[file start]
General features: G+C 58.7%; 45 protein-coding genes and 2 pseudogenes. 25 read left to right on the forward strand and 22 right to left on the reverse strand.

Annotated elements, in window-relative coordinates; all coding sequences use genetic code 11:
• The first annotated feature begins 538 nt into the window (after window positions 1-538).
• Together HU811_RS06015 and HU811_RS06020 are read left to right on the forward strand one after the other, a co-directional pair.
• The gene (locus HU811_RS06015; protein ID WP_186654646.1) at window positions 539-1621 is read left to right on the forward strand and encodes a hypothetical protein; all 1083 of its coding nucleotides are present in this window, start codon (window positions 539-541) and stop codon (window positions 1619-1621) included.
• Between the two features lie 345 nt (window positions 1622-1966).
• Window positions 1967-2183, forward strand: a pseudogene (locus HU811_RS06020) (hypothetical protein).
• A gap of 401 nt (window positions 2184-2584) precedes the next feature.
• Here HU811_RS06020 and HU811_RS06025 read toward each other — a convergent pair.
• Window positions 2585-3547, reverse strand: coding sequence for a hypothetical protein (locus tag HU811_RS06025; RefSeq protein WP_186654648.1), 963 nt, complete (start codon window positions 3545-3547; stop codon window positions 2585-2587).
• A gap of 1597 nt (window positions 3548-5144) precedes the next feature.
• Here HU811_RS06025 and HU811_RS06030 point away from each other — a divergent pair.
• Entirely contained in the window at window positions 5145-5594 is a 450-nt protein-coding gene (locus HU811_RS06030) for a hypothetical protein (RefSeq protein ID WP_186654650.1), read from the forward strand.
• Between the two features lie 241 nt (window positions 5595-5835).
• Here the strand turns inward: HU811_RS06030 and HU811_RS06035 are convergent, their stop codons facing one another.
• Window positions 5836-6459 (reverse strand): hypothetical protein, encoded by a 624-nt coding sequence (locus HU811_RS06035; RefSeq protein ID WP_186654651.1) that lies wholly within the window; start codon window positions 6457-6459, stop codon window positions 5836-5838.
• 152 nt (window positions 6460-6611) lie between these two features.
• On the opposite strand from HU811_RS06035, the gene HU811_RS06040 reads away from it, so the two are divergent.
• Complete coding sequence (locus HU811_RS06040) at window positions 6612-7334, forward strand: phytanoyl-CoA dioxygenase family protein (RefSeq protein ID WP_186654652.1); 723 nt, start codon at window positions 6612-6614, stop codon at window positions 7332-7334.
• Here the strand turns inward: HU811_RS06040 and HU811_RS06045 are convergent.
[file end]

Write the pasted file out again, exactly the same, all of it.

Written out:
General features: G+C 58.7%; 45 protein-coding genes and 2 pseudogenes. 25 read left to right on the forward strand and 22 right to left on the reverse strand.

Annotated elements, in window-relative coordinates; all coding sequences use genetic code 11:
• The first annotated feature begins 538 nt into the window (after window positions 1-538).
• Together HU811_RS06015 and HU811_RS06020 are read left to right on the forward strand one after the other, a co-directional pair.
• The gene (locus HU811_RS06015; protein ID WP_186654646.1) at window positions 539-1621 is read left to right on the forward strand and encodes a hypothetical protein; all 1083 of its coding nucleotides are present in this window, start codon (window positions 539-541) and stop codon (window positions 1619-1621) included.
• Between the two features lie 345 nt (window positions 1622-1966).
• Window positions 1967-2183, forward strand: a pseudogene (locus HU811_RS06020) (hypothetical protein).
• A gap of 401 nt (window positions 2184-2584) precedes the next feature.
• Here HU811_RS06020 and HU811_RS06025 read toward each other — a convergent pair.
• Window positions 2585-3547, reverse strand: coding sequence for a hypothetical protein (locus tag HU811_RS06025; RefSeq protein WP_186654648.1), 963 nt, complete (start codon window positions 3545-3547; stop codon window positions 2585-2587).
• A gap of 1597 nt (window positions 3548-5144) precedes the next feature.
• Here HU811_RS06025 and HU811_RS06030 point away from each other — a divergent pair.
• Entirely contained in the window at window positions 5145-5594 is a 450-nt protein-coding gene (locus HU811_RS06030) for a hypothetical protein (RefSeq protein ID WP_186654650.1), read from the forward strand.
• Between the two features lie 241 nt (window positions 5595-5835).
• Here the strand turns inward: HU811_RS06030 and HU811_RS06035 are convergent, their stop codons facing one another.
• Window positions 5836-6459 (reverse strand): hypothetical protein, encoded by a 624-nt coding sequence (locus HU811_RS06035; RefSeq protein ID WP_186654651.1) that lies wholly within the window; start codon window positions 6457-6459, stop codon window positions 5836-5838.
• 152 nt (window positions 6460-6611) lie between these two features.
• On the opposite strand from HU811_RS06035, the gene HU811_RS06040 reads away from it, so the two are divergent.
• Complete coding sequence (locus HU811_RS06040) at window positions 6612-7334, forward strand: phytanoyl-CoA dioxygenase family protein (RefSeq protein ID WP_186654652.1); 723 nt, start codon at window positions 6612-6614, stop codon at window positions 7332-7334.
• Here the strand turns inward: HU811_RS06040 and HU811_RS06045 are convergent.